ice cream tasting at ici

The ice cream was wonderful. We ate in no particular order, just whatever struck our fancy. There was not one ice cream that was unanimously favorited (a good sign, I think)–and so for my post, I’ll discuss my favorites (I’ll leave it up to Connie and Susan to post their own opinions and experiences).

ice cream tasting at ici

Notable for me were the lime sherbet, rose ice cream, and earl grey ice cream. All the ice creams were good, but these stood out for me as unique and particularly tasty (the vanilla was the least remarkable–I think Haagen Dazs makes a better vanilla ice cream…and Connie remarked that she could make a better vanilla ice cream herself). The one ice cream that was very unique but not a winner in my book was the cinnamon ice cream–“On Apple pie!” we shrieked, but none of us were really won over by its strong and singularly cinnamon flavor.

The lime was (for lack of a more distinct descriptor) VERY LIME-Y! With a bit of a gingery kick (very very faint but distinctive) at the end. This sherbet has a full flavored zing that could work as a brilliant palate cleanser after entree, or just on its own. It is possibly the most refreshing sherbet I have had in a long time.

I am very picky about my rose ice cream. I’m always on the lookout for a good rose ice cream, but I’m usually disappointed by how “icy” and “watery” rose ice creams often are (including the venerable mashti’s). Ici makes a wonderfully creamy rose ice cream. Connie, an expert on so many culinary matters, thinks they use rose syrup as opposed to rose water for this kind of result. I am totally in love with this rose ice cream–and I especially love its faint peach color.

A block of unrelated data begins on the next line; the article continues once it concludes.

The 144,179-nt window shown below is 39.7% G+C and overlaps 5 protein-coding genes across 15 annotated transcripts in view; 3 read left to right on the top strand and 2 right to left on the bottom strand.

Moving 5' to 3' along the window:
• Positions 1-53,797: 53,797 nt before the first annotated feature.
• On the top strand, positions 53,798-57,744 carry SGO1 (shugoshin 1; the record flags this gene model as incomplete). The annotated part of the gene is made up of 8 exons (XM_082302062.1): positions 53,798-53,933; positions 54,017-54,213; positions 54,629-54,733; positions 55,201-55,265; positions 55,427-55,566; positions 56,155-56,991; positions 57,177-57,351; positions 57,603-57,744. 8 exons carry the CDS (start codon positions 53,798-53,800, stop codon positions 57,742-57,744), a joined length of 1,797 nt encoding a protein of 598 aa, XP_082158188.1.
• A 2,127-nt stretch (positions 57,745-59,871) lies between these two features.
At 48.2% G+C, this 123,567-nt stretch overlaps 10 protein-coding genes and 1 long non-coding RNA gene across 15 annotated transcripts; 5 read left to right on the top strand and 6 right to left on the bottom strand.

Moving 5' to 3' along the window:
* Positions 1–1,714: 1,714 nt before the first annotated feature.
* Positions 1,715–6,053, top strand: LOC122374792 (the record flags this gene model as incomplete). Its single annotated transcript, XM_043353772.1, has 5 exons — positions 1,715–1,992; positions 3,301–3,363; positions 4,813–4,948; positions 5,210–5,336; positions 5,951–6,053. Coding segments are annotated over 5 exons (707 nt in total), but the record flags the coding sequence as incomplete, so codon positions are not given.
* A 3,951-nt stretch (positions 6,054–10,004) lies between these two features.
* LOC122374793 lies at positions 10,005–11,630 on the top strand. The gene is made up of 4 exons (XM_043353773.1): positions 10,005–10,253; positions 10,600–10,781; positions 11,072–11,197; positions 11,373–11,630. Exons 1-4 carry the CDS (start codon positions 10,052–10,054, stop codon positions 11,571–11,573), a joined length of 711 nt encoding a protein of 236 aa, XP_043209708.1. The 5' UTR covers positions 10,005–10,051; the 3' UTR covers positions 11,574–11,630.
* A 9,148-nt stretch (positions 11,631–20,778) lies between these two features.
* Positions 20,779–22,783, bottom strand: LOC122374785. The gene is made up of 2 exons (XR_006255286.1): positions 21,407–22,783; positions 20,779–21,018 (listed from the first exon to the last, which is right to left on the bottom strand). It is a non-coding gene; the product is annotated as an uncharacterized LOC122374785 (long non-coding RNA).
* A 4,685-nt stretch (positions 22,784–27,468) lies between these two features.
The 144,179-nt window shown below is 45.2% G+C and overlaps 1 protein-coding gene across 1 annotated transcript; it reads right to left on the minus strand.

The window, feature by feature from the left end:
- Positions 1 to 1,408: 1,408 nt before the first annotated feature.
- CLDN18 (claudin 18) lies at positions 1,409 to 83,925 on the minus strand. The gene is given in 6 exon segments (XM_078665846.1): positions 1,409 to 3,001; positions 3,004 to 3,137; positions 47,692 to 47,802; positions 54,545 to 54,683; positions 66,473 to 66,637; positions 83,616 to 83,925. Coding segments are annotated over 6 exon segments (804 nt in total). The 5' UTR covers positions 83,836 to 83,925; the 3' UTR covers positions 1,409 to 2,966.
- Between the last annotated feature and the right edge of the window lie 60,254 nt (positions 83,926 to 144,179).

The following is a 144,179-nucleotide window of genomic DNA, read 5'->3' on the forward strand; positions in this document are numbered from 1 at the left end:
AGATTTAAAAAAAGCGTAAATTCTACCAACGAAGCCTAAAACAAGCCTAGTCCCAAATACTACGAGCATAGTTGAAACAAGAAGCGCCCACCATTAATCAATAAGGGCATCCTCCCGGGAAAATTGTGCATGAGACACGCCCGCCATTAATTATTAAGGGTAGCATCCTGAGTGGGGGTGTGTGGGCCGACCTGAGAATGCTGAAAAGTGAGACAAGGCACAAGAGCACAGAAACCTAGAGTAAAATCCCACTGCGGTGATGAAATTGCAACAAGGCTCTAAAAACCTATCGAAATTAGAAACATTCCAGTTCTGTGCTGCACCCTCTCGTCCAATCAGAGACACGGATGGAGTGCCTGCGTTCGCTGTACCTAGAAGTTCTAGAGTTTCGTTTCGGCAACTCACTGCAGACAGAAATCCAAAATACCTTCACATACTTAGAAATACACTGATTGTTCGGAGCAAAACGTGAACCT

The earl grey tea ice cream was just so unusual, I’m inspired to make something similar with one of my Mariage-Freres teas at home. Could I pull off a rooibos ice cream? Ici’s earl grey tea ice cream has just the right balance earl grey flavor, we joked, “We should eat this with cucumber sandwiches!”

There are 7 more flavors plus 2 wonderful ice cream sandwiches we tasted–I’ll leave it to Susan and Connie to cover the rest of the bases!

Update: Connie’s Ici Tasting Part Deux here.

malted vanilla ice cream sandwich with chocolate cookies at ici

Marsha, Marcia, Martia!

I’m a bit of a chocolate freak.  Like Christine, I squirrel away stashes of dark chocolate  in my kitchen.  I often keep carres (those little squares) of La Maison du Chocolate Dark in my purse, and on an especially bad day, I’ve been known to purchase a pound of Michel Recchuiti’s Fleur de Sel Caramel chocolates and consume half of it in one sitting.  I’ve done the Scharffenberger tour, and every few weeks or so, I’ll treat myself to a bar of Amadei Porcelano.  But I still looooove See’s Candies.  I love the pristine white shops, the ladies in uniform and hairnets, the way it smells like a freshly opened box, the popping the bubble wrap that lays underneath the box lid and the familiar flavors they offer.  I especially love the free samples you get even if you only buy a 20 cent (or however much they cost nowadays) sugar stick.  I don’t like the marzipan filled chocolates, or the rum raisin one.  Yech.